My rating: 4 of 5 stars
I need to preface my review by saying that I’m a vegetarian. This book is more aimed at carnivores, and I’m sure Wells would find my vegetarian gumbo sacrilegious, though he proves to be an adventurous eater. And no, I wouldn’t put quinoa in soup and call it gumbo as Disney apparently did (though quinoa soup is delicious in its own right). So maybe Wells will forgive me.
Anyone who is a fan of Louisiana culture or of great food writing will find a lot to love in this book, whether or not you eat chicken, seafood, or sausage, however. It’s probably impossible to impart the secrets of a good roux if you’re not standing over the pot as Wells describes his mother teaching him (after a failed attempt at providing instructions over the phone). But Wells comes as close as anyone can in numerous descriptions of the gumbo cooking process, as his mother and others he knew growing up did it, as the chefs in a gumbo contest do it, as a number of restaurants do it, and even as a it is done in mammoth kettles for mass production. He even confronts the question of whether gumbo originally was made with a roux or whether that was a later addition, and whether its origins are primarily Cajun, Creole, African, or Native American.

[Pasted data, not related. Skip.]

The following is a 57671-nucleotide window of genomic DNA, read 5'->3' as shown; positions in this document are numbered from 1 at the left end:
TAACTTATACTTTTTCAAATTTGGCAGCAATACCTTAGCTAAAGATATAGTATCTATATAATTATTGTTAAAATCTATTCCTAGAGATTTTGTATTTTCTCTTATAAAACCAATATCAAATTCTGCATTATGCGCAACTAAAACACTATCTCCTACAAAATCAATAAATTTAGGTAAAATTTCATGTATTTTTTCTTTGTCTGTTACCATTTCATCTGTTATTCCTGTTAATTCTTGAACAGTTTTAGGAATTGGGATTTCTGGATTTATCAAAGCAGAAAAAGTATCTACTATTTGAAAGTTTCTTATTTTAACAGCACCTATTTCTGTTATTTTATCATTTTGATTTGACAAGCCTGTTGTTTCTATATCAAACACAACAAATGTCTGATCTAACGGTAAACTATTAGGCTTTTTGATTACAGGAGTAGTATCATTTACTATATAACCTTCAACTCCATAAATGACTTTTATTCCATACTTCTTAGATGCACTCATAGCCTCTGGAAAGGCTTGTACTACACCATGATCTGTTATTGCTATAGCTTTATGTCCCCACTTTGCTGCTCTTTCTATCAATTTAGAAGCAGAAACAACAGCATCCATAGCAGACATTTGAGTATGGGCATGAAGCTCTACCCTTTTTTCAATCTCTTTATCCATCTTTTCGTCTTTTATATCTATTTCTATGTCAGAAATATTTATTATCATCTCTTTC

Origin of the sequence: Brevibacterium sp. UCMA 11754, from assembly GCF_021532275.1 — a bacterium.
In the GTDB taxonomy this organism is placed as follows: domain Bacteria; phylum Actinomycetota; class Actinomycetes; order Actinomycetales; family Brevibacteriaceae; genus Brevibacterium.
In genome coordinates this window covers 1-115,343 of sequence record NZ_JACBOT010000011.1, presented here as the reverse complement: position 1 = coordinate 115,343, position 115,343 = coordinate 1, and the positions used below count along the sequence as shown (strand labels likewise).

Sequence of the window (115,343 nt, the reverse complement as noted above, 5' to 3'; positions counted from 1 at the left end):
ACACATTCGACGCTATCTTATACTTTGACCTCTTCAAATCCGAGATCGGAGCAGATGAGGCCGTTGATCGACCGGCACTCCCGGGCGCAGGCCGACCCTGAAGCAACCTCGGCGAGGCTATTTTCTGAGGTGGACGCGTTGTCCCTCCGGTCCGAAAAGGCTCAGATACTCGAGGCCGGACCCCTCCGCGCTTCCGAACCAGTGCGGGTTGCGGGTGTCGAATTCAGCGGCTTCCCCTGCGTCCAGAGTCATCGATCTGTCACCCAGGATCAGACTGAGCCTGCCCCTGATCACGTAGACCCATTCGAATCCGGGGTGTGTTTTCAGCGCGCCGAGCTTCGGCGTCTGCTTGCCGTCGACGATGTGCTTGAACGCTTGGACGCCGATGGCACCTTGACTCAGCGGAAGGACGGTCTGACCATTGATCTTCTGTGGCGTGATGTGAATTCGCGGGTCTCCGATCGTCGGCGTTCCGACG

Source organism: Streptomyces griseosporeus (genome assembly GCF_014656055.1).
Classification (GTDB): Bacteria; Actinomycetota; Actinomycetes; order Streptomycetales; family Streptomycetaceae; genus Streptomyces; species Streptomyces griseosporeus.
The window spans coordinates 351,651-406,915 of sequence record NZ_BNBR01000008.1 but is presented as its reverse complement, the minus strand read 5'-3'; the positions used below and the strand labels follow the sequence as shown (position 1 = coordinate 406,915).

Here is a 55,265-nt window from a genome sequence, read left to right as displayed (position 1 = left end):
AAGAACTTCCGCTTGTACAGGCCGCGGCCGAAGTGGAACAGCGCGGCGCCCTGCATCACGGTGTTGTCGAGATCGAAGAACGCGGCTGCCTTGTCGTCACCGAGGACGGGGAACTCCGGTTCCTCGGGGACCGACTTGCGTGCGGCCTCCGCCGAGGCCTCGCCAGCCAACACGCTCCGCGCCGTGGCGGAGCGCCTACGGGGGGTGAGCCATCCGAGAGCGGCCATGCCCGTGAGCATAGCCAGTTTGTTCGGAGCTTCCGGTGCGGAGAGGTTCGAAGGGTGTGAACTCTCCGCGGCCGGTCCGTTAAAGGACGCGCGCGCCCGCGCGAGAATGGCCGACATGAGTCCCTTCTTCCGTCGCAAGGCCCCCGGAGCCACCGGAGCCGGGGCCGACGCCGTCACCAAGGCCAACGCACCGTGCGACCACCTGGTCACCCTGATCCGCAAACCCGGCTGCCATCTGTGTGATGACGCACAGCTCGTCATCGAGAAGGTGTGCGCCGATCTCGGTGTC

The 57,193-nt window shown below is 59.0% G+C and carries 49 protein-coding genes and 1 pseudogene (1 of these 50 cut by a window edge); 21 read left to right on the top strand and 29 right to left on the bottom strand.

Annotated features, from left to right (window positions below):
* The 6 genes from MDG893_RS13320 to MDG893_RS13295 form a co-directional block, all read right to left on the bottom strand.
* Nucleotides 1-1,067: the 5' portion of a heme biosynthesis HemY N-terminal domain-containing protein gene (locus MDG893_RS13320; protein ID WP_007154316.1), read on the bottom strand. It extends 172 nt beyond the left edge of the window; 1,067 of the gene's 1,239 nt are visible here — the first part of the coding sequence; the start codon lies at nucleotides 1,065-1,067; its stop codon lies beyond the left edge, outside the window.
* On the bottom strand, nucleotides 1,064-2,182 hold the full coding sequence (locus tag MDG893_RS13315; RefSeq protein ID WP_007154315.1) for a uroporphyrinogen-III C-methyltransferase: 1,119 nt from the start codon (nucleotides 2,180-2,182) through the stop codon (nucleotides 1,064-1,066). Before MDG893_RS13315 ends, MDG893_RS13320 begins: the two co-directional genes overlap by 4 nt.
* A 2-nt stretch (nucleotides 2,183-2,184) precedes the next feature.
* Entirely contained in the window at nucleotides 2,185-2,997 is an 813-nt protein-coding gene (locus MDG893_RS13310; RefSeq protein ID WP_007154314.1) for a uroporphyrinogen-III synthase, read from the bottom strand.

Writing in a lively and entertaining style, Wells always blends the personal story with the history, the science, and the culture of gumbo. Wells chronicles his own fascination with this Cajun/Creole staple, and he documents its history and lore as he explores the culinary diaspora that has made it available around the world, showing his journalism credentials in the depth of research he has done and the number of chefs and others he has interviewed and the number and types of gumbo he has sampled. The recipes collected at the back do not only give a sense of the range of gumbo styles Wells has covered in the preceding pages, they also provide inspiration for continued experimentation with this quintessentially American dish.